Just a couple of days ago, de facto Republican Presidential nominee Senator John McCain delivered a message of tempered—and temporary—federal government help.
Speaking publicly from Santa Ana, California, John McCain said, "It is not the duty of government to bail out and reward those who act irresponsibly, whether they are big banks or small borrowers. Government assistance to the banking system should be based solely on preventing systemic risk that would endanger the entire financial system and the economy."
Clearly, McCain does not buy in to the Democrats’ buying of people’s souls, in which they guarantee to ride to the rescue of people who have been, for the most part, willfully irresponsible.
This writer has been in the mortgage business, playing the role of loan officer. I know for a fact that the mortgage lending business is one of the most transparent across the land.
Yes, it’s true that mortgage advertising is permitted to be as false as National Star headlines and photos. But once a potential buyer is enticed into biting on the bait of a possible great deal, either for a purchase or a refinance, the game board is turned around. From that point on, the potential mortgage buyer becomes next to overwhelmed by the disclosure documents that he has to sign just to close the deal. It’s not for nothing that people often joke that they have had to sign their life or children away to the government, or the Devil, just to get a mortgage.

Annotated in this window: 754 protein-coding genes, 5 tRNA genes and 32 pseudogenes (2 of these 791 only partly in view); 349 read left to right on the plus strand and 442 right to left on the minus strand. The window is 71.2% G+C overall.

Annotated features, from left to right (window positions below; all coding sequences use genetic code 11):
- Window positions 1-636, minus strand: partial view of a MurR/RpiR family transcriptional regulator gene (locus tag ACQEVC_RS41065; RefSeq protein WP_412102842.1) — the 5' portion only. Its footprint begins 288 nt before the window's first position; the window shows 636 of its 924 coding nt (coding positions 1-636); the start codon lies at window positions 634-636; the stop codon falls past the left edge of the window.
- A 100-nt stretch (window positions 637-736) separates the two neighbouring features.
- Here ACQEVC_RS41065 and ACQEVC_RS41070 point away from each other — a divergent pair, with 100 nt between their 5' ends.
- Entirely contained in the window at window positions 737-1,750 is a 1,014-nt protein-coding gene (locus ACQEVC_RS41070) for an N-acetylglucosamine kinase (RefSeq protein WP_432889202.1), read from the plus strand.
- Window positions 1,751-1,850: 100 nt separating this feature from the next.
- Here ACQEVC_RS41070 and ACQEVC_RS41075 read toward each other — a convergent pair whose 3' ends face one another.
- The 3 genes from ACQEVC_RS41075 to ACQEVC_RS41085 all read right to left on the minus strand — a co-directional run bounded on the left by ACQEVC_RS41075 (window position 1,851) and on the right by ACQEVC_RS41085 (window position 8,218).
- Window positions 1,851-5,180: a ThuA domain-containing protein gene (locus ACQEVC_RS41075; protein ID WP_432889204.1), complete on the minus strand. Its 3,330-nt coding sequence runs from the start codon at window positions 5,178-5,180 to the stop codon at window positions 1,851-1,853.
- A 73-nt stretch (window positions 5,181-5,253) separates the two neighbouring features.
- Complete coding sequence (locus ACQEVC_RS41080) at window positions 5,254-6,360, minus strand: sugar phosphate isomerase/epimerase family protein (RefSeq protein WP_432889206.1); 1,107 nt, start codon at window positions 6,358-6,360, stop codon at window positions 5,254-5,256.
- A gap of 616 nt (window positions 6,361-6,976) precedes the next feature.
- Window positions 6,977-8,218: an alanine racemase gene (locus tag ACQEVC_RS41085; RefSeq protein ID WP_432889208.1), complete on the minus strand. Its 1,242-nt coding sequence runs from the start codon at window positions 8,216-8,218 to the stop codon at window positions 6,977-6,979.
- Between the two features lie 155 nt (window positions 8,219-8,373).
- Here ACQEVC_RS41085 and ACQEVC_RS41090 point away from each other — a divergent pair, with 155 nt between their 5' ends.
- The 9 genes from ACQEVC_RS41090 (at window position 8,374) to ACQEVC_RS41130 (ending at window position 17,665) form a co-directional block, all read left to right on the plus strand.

Furthering the cause of transparency is one of the precious few legitimate reasons to introduce new legislation into the mortgage industry or the market in general. The mortgage industry, for anyone who takes the time and trouble to read what is laid before him, is as transparent as industries come.
Yet these facts did not stop a Democrat supporter and McCain opponent to quip, in protest, "The government has a number of tools at its disposal."
What kind of tools might these be?
Arbitrary, top-down, from on High, iron-fisted “tools” that give government, whether it be in name Democrat or Republican, ever more direct control over our personal and social lives.
"Lenders ended up violating a basic rule of banking: Don’t lend people money who can’t pay it back," said McCain in the same speech.
But heeding that kind of discipline isn’t on the minds of those who would arrogate to themselves the role of saving us from ourselves. And it’s easy to see where they would begin…but the more pertinent, and penetrating, question is “where will it all end?”